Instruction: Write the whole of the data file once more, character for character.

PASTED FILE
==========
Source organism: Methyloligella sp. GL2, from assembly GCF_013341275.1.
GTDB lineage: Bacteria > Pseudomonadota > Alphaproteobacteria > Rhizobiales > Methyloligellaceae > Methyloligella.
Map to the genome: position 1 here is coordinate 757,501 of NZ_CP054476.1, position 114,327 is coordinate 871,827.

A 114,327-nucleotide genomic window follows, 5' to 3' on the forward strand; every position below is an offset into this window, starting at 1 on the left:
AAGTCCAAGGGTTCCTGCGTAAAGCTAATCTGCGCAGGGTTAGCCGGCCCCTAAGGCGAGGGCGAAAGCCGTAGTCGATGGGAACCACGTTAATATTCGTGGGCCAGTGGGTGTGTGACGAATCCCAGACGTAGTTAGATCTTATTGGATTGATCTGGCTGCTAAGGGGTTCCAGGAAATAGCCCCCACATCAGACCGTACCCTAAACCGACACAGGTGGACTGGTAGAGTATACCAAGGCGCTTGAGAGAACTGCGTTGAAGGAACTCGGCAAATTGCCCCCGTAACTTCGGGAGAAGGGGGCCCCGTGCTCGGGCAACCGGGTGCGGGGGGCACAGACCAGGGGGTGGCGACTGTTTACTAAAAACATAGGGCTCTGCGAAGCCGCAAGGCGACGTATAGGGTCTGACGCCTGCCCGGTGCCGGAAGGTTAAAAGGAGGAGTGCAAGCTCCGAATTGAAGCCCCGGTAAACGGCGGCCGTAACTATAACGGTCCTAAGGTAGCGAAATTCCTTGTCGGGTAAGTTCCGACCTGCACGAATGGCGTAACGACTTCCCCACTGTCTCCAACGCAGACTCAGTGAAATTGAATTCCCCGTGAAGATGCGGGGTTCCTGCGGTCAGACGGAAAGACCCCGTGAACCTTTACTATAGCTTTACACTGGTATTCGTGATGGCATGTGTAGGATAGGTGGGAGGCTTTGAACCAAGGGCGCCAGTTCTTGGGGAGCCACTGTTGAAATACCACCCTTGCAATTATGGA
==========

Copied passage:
Source organism: Methyloligella sp. GL2, from assembly GCF_013341275.1.
GTDB lineage: Bacteria > Pseudomonadota > Alphaproteobacteria > Rhizobiales > Methyloligellaceae > Methyloligella.
Map to the genome: position 1 here is coordinate 757,501 of NZ_CP054476.1, position 114,327 is coordinate 871,827.

A 114,327-nucleotide genomic window follows, 5' to 3' on the forward strand; every position below is an offset into this window, starting at 1 on the left:
AAGTCCAAGGGTTCCTGCGTAAAGCTAATCTGCGCAGGGTTAGCCGGCCCCTAAGGCGAGGGCGAAAGCCGTAGTCGATGGGAACCACGTTAATATTCGTGGGCCAGTGGGTGTGTGACGAATCCCAGACGTAGTTAGATCTTATTGGATTGATCTGGCTGCTAAGGGGTTCCAGGAAATAGCCCCCACATCAGACCGTACCCTAAACCGACACAGGTGGACTGGTAGAGTATACCAAGGCGCTTGAGAGAACTGCGTTGAAGGAACTCGGCAAATTGCCCCCGTAACTTCGGGAGAAGGGGGCCCCGTGCTCGGGCAACCGGGTGCGGGGGGCACAGACCAGGGGGTGGCGACTGTTTACTAAAAACATAGGGCTCTGCGAAGCCGCAAGGCGACGTATAGGGTCTGACGCCTGCCCGGTGCCGGAAGGTTAAAAGGAGGAGTGCAAGCTCCGAATTGAAGCCCCGGTAAACGGCGGCCGTAACTATAACGGTCCTAAGGTAGCGAAATTCCTTGTCGGGTAAGTTCCGACCTGCACGAATGGCGTAACGACTTCCCCACTGTCTCCAACGCAGACTCAGTGAAATTGAATTCCCCGTGAAGATGCGGGGTTCCTGCGGTCAGACGGAAAGACCCCGTGAACCTTTACTATAGCTTTACACTGGTATTCGTGATGGCATGTGTAGGATAGGTGGGAGGCTTTGAACCAAGGGCGCCAGTTCTTGGGGAGCCACTGTTGAAATACCACCCTTGCAATTATGGA